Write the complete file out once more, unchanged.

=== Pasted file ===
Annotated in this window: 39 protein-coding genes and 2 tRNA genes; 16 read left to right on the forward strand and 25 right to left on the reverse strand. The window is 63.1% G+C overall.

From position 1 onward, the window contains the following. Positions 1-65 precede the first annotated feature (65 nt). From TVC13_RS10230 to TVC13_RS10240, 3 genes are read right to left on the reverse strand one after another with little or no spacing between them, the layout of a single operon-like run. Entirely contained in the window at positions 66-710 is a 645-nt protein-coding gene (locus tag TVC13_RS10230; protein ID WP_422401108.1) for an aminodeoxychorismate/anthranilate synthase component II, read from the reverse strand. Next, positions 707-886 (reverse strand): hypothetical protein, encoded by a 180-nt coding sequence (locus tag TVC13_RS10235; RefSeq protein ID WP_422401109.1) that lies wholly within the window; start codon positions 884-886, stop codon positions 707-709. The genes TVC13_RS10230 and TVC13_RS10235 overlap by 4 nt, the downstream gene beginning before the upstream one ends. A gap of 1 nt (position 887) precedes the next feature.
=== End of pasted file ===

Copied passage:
Annotated in this window: 39 protein-coding genes and 2 tRNA genes; 16 read left to right on the forward strand and 25 right to left on the reverse strand. The window is 63.1% G+C overall.

From position 1 onward, the window contains the following. Positions 1-65 precede the first annotated feature (65 nt). From TVC13_RS10230 to TVC13_RS10240, 3 genes are read right to left on the reverse strand one after another with little or no spacing between them, the layout of a single operon-like run. Entirely contained in the window at positions 66-710 is a 645-nt protein-coding gene (locus tag TVC13_RS10230; protein ID WP_422401108.1) for an aminodeoxychorismate/anthranilate synthase component II, read from the reverse strand. Next, positions 707-886 (reverse strand): hypothetical protein, encoded by a 180-nt coding sequence (locus tag TVC13_RS10235; RefSeq protein ID WP_422401109.1) that lies wholly within the window; start codon positions 884-886, stop codon positions 707-709. The genes TVC13_RS10230 and TVC13_RS10235 overlap by 4 nt, the downstream gene beginning before the upstream one ends. A gap of 1 nt (position 887) precedes the next feature.